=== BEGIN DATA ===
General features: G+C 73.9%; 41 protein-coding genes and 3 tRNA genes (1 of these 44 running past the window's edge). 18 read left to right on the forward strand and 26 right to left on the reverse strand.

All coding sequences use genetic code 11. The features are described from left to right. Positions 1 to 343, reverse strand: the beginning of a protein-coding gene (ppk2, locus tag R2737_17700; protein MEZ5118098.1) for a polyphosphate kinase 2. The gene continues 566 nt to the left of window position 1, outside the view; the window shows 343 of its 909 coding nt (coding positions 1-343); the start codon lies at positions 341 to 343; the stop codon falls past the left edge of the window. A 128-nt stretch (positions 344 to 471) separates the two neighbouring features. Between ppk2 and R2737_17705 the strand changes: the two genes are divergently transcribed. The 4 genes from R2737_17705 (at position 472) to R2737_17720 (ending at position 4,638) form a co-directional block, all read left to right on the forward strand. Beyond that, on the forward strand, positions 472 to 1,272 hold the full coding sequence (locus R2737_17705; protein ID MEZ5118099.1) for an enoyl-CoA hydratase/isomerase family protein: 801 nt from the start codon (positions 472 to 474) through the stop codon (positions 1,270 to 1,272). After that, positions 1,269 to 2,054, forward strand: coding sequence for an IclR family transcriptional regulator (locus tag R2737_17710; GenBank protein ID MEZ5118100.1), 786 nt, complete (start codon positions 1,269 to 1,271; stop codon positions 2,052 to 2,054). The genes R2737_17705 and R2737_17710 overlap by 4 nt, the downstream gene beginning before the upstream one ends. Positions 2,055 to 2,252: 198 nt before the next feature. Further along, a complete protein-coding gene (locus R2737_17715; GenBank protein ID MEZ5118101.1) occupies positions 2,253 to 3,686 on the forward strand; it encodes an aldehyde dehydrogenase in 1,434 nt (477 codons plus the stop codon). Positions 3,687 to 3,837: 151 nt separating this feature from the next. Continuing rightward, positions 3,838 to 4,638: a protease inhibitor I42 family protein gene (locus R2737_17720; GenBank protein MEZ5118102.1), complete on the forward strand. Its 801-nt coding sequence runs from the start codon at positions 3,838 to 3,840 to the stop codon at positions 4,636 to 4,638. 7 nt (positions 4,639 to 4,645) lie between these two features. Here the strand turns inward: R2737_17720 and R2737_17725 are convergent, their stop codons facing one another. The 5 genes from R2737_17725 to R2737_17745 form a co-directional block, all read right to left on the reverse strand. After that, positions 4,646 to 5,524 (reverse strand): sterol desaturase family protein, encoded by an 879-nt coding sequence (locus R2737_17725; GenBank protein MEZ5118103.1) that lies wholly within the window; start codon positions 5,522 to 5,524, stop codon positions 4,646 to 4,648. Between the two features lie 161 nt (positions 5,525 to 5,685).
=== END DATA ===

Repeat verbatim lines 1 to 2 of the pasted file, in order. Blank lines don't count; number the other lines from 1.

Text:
General features: G+C 73.9%; 41 protein-coding genes and 3 tRNA genes (1 of these 44 running past the window's edge). 18 read left to right on the forward strand and 26 right to left on the reverse strand.

All coding sequences use genetic code 11. The features are described from left to right. Positions 1 to 343, reverse strand: the beginning of a protein-coding gene (ppk2, locus tag R2737_17700; protein MEZ5118098.1) for a polyphosphate kinase 2. The gene continues 566 nt to the left of window position 1, outside the view; the window shows 343 of its 909 coding nt (coding positions 1-343); the start codon lies at positions 341 to 343; the stop codon falls past the left edge of the window. A 128-nt stretch (positions 344 to 471) separates the two neighbouring features. Between ppk2 and R2737_17705 the strand changes: the two genes are divergently transcribed. The 4 genes from R2737_17705 (at position 472) to R2737_17720 (ending at position 4,638) form a co-directional block, all read left to right on the forward strand. Beyond that, on the forward strand, positions 472 to 1,272 hold the full coding sequence (locus R2737_17705; protein ID MEZ5118099.1) for an enoyl-CoA hydratase/isomerase family protein: 801 nt from the start codon (positions 472 to 474) through the stop codon (positions 1,270 to 1,272). After that, positions 1,269 to 2,054, forward strand: coding sequence for an IclR family transcriptional regulator (locus tag R2737_17710; GenBank protein ID MEZ5118100.1), 786 nt, complete (start codon positions 1,269 to 1,271; stop codon positions 2,052 to 2,054). The genes R2737_17705 and R2737_17710 overlap by 4 nt, the downstream gene beginning before the upstream one ends. Positions 2,055 to 2,252: 198 nt before the next feature. Further along, a complete protein-coding gene (locus R2737_17715; GenBank protein ID MEZ5118101.1) occupies positions 2,253 to 3,686 on the forward strand; it encodes an aldehyde dehydrogenase in 1,434 nt (477 codons plus the stop codon). Positions 3,687 to 3,837: 151 nt separating this feature from the next. Continuing rightward, positions 3,838 to 4,638: a protease inhibitor I42 family protein gene (locus R2737_17720; GenBank protein MEZ5118102.1), complete on the forward strand. Its 801-nt coding sequence runs from the start codon at positions 3,838 to 3,840 to the stop codon at positions 4,636 to 4,638. 7 nt (positions 4,639 to 4,645) lie between these two features. Here the strand turns inward: R2737_17720 and R2737_17725 are convergent, their stop codons facing one another. The 5 genes from R2737_17725 to R2737_17745 form a co-directional block, all read right to left on the reverse strand. After that, positions 4,646 to 5,524 (reverse strand): sterol desaturase family protein, encoded by an 879-nt coding sequence (locus R2737_17725; GenBank protein MEZ5118103.1) that lies wholly within the window; start codon positions 5,522 to 5,524, stop codon positions 4,646 to 4,648. Between the two features lie 161 nt (positions 5,525 to 5,685).